Read the rest here.

(So far no trolling from Peterson fanboys yet.)

My Silence Will Not Protect Me — My Latest for Splice Today

Puberty was not kind to my voice. Instead of growing deeper like all the other boys, I sounded like Steve Urkel, which made everything I said hilarious to my classmates. Someone would ask me for the time, and then laugh as I squeaked out “11:30.” I told them to stop, but that only made them laugh more, so I decided the best way to survive high school was to stay silent.

There was one problem: my silence wasn’t protecting me. Every day the other kids would laugh and yell “faggot” because they somehow knew I was queer and trans before I did. They saw my sashaying hips and limp wrist and appointed me the official school punching bag. I wore baggy clothes to hide the scars on my arm; bright red screams that expressed what I was too afraid to say. I didn’t have the language to express my worth and dignity as a human. The B in LGBT was just a footnote back then, and the T was only for people who wanted surgery, so I didn’t feel like I was queer or trans enough to come out.

Read the rest here.

A State of Contradictions — My Latest for Splice Today

In front of the Talbot County courthouse in Easton, MD are two monuments. The first is a statue of Frederick Douglass, the great civil rights leader born right here. The second is a memorial of the Talbot Boys, members of the community who fought for the Confederacy during the Civil War. These are monuments commemorating the legacy of a man born into bondage, who was viciously beaten for learning how to read, who eventually escaped from his shackles, and who dedicated the rest of his life to liberty and human rights, and another dedicated to the memory of those who fought to keep men like Douglass in shackles. To know Maryland is to understand the symbolism of these two monuments standing side by side.

Read the rest here.

My Top Five Favorite Bowie Albums — My Latest for Splice Today

David Bowie gave all the Jean Genies of the world permission to let themselves go and be their true kooky selves. For the two-year anniversary of his passing, here are my top five favorite albums of his.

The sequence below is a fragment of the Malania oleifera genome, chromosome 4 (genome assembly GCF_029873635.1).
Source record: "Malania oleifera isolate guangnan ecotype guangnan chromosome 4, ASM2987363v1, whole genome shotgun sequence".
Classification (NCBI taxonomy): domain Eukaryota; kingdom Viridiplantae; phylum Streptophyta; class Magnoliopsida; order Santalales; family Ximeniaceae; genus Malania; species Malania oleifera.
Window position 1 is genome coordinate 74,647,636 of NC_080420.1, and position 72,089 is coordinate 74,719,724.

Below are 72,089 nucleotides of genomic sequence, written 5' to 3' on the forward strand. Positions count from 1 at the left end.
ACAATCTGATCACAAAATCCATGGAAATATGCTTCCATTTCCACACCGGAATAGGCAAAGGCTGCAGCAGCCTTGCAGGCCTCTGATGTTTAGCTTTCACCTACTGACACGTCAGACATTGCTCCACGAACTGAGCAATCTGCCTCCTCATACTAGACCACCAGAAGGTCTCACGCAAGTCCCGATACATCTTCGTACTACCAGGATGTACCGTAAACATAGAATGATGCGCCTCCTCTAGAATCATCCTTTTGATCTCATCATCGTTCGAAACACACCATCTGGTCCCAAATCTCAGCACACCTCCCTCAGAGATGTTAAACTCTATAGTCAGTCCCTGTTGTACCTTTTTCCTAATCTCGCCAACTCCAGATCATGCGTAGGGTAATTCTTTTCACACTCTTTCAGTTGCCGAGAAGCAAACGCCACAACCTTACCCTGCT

5). Earthling (1997)

Electronic dance music (EDM) was inescapable in 1997, so Bowie took the opportunity to reinvent himself once again for a new audience. The result is his most underrated album. From the drum-and-bass rhythm of “Little Wonder” to the industrial rock paranoia of “I’m Afraid of Americans,” Bowie proved he could survive pop cultural natural selection by adapting to the evolving musical landscape.

4). Station to Station (1976)

By the mid-1970s, Bowie removed the make-up and dresses for good, and introduced the world to a brand new persona: the Thin White Duke, a “very Aryan, fascist type; a would-be romantic with absolutely no emotion at all but who spouted a lot of neo-romance.” This character was less sex, drugs, and rock ‘n’ roll, and more cocaine, Hitler, and the occult. But even out of this chaos, Bowie was able to create the dancing star known as Station to Station, a synthesis of the American soul music of Young Americans and his follow-up Berlin trilogy. Highlights on this album include the funky “Golden Years,” the soft “Word on a Wing,” and the haunting epic title track.

Read the rest here.

This will probably be my only ST article for this week because I’m working on two articles for Ravishly, two interviews for the Bi Any Means Podcast, next week’s episode of the Biskeptical Podcast, and my portion of the workshop I’m co-leading at this month’s Creating Change conference.

This Week On Splice Today: Social Dysphoria and “Western Values”

Almost forgot to share what I wrote for Splice Today last week.

On Tuesday I wrote about how being a non-binary trans person in a gender binary world totally sucks.

And then yesterday I wrote about how human rights should be universal, not just “Western Values.”

Enjoy!

(BTW, since I mostly write for venues other than FtB, I’m not sure what the future for this blog will be in the near future.)